Recent housing data have been generally been encouraging. However, the large number of residential properties that are "underwater"—meaning the borrower owes more on the mortgage than the property is worth—casts a long shadow on the sustainability of the housing recovery. Goldman estimates that approximately 10 million properties are currently underwater. Although this number has not changed much during the past three years, there is much divergence across the nation: California, Michigan, and Arizona, for example, experienced significant improvement, while Georgia, Utah, and Missouri saw many more properties falling underwater during this period.
Even though the number of underwater properties stayed roughly unchanged at the national level over the past three years, different states experienced very different developments over this period of time. Exhibit 2 ranks states by the change in the percent of first-lien mortgages with negative equity from April 2009 to April 2012. Among the 31 states that had at least 0.5 million outstanding first-lien mortgages in April 2009, California, Michigan, and Arizona saw the largest improvement. For example, 42% of residential properties with mortgages in California were underwater in 2009, and that number came down to 29% in 2012. This trend likely resulted from both stabilizing house prices and the relatively fast speed at which foreclosed underwater properties are cleared out of the system. On the other end of the spectrum, Georgia, Utah, and Missouri experienced the largest deterioration in their negative equity problem. For example, 24% of residential properties with mortgages in Georgia were underwater in 2009, but that number increased to 42% in April 2012. This trend is largely caused by house prices falling more in these states than other states during the past three years.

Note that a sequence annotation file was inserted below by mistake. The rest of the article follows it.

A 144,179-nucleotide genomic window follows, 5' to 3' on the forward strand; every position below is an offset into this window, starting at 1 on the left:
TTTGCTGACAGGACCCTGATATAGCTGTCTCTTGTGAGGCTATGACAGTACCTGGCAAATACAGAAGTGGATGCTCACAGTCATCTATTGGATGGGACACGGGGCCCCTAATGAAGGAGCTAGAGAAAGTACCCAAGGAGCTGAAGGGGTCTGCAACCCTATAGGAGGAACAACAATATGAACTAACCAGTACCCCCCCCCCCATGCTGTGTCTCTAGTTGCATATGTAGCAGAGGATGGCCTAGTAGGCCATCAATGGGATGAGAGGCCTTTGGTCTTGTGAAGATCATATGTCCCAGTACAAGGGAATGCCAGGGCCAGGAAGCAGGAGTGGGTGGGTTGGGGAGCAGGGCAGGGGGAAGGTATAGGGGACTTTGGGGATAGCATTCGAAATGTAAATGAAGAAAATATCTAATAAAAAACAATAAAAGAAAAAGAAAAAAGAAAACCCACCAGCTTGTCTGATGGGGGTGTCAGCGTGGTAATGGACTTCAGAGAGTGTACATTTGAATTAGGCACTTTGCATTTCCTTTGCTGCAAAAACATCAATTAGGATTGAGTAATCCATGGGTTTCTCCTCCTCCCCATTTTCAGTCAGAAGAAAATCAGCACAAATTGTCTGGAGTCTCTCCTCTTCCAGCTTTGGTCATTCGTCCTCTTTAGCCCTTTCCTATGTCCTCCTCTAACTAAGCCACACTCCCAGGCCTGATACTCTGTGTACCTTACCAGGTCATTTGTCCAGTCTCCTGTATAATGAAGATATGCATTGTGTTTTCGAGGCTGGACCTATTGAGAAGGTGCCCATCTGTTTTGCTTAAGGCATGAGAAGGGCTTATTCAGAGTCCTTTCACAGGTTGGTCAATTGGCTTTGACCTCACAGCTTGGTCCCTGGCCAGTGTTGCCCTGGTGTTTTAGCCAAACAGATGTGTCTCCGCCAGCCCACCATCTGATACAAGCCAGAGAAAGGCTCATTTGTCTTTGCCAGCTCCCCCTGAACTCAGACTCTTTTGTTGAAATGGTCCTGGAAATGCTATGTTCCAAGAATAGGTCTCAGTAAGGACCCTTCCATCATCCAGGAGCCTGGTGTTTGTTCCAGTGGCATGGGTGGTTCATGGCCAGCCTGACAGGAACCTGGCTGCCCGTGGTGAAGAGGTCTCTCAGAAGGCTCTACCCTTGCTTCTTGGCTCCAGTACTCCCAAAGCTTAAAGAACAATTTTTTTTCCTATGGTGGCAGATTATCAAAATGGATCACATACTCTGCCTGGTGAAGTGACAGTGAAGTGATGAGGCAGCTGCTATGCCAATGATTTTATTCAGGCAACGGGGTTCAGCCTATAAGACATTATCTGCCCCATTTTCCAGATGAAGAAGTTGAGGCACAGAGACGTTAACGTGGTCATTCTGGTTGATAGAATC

What are the potential impacts of negative equity on the macro economy? Broadly speaking, negative equity affects the economy in two ways.
First, negative equity weighs on consumption. As shown in Dynan (2012, see full reference below), highly leveraged homeowners had larger declines in spending between 2007 and 2009 relative to other homeowners, and leverage appeared to weigh on consumption above and beyond what would have been predicted by housing wealth effects alone. The large number of underwater properties that we have estimated above suggests that many homeowners are still highly leveraged today. As a result, the deleveraging process they are going through is likely to drag down consumption and aggregate demand during the recovery.
Second, borrowers with negative equity are more likely to default on their mortgages. Both theoretical research, such as Campbell and Cocco (2011), and empirical research, such as Bhutta, Dokko, and Shan (2010), show that mortgage default rates increase significantly when borrowers become deeply underwater.
Given that there are 3 million first-lien mortgages that have LTVs of 125% or above as of April 2012, whether or not a large fraction of these mortgages will default in the near future has important implications for the housing market recovery.